My Thought Process while Debugging a CORS error

I’ve been thinking (and writing) about CORS recently because there’s (as of this writing) a CORS error on the Bowdoin Orient’s site. The stylesheets for loading the Orient’s fonts are coming up with a CORS error in the Firefox console, while the Chrome console shows CORS errors for both the stylesheet and the font files.

I thought the solution would be fairly easy, but a quick diagnostic showed that it’s a little more complicated than originally expected. As I write this, I’m not sure what needs to be changed to fix the issue, but I’m going to try to outline my thought process while I debug it.

Post-debug update: this ended up being more of an AWS configuration issue than a CORS issue, but I’m still leaving it up to show how I got here. CORS bugs require that you know about your specific HTTP server, about browser security policies, and about different ways HTTP requests can be made; throughout this process, I had to tap into all of those.

Update from the next day: It looks like my orient-fonts.css file is being requested twice: once from the <link> tag and once as an XHR request so that EQCSS can analyze the stylesheets and render the element queries properly. It’s those link tag requests that have the CORS headers, but the XHR requests do not.

If I had any takeaways, they would have to be that debugging these kinds of issues (especially on systems you don’t know well) can be tricky, and it helps to have knowledge of the invariants of the system. In this case, I had done my background research on CORS errors so I knew what the ultimate solution would look like: there were response headers that weren’t showing up when I expected them to. I also knew that because some CURL queries responded with the correct CORS headers, there was a problem with some configuration between S3 and the browser: one of the layers working in there was stripping away the response headers I wanted. I was then able to examine each layer to narrow down where the problem lies, then read the documentation specific to that layer (thank goodness that documentation exists) to configure the CDN correctly.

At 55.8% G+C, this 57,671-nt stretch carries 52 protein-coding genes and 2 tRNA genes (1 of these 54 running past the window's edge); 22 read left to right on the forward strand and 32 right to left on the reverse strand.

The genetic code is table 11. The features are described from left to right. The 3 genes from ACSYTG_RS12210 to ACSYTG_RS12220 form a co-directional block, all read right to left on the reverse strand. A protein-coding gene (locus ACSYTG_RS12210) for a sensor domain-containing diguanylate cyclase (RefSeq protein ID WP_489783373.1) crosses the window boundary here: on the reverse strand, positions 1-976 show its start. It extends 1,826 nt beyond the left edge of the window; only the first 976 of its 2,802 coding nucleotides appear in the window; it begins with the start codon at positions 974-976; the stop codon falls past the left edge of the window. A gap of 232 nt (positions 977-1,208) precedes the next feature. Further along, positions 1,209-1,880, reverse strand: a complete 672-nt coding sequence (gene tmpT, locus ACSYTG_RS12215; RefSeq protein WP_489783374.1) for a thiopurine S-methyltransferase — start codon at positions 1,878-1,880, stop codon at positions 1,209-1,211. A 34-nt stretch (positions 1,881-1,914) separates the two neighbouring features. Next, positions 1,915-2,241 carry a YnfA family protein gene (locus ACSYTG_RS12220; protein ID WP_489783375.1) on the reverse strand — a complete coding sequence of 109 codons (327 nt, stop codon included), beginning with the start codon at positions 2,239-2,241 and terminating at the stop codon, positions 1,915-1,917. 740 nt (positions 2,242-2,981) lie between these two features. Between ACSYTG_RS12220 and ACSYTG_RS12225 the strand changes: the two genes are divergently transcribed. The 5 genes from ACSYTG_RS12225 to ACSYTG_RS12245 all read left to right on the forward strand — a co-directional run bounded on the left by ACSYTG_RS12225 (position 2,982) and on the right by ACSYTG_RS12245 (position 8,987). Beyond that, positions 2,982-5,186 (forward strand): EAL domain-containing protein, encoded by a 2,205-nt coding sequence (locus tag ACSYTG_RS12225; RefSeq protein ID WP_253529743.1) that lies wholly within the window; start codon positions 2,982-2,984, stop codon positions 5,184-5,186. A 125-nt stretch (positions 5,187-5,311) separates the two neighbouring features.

This was an interesting case study since it’s in an unfamiliar area (HTTP responses and CDN configuration) of a very familiar field (web development). Most of the time when I come across these confusing types of issues I look through Stack Overflow and add the few lines of code that solves it.[3] This CORS issue had come up enough times that I decided that I wanted to have a greater understanding of what’s going on and what needed to be fixed.

I hope to write this kind of blog post again in the future. Deep-diving and solving these types of problems is an intrinsic part of software development, and I like having insight into the thought processes I go through in order to fix a bug. Hopefully if I do this again I can have points of reference for my problem-solving thought process to see how this skill changes over time.

  1. My goodness this page was a slog to find. And it’s not even that helpful. ↩︎

  2. This was the most confusing part of debugging. Why does it work in the browser but the proper headers don’t show up in CURL? ↩︎

  3. This is a skill in itself: knowing which Stack Overflow solution fits the problem domain and understanding where the lines of code need to go. In those situations, I feel like SO is standing in for good documentation, in that I couldn’t figure out through documentation alone why an issue was taking place and what code I needed to write in order to solve it. ↩︎

Who am I?
I'm James Little, a software engineer and design enthusiast based in Boston, MA. I work at Stripe on the Docs team, and I build a search web tool called Stork Search.

Come say hello!
If you liked this post, come say so by signing my guestbook!

Made by James Little between 2016 and 2022.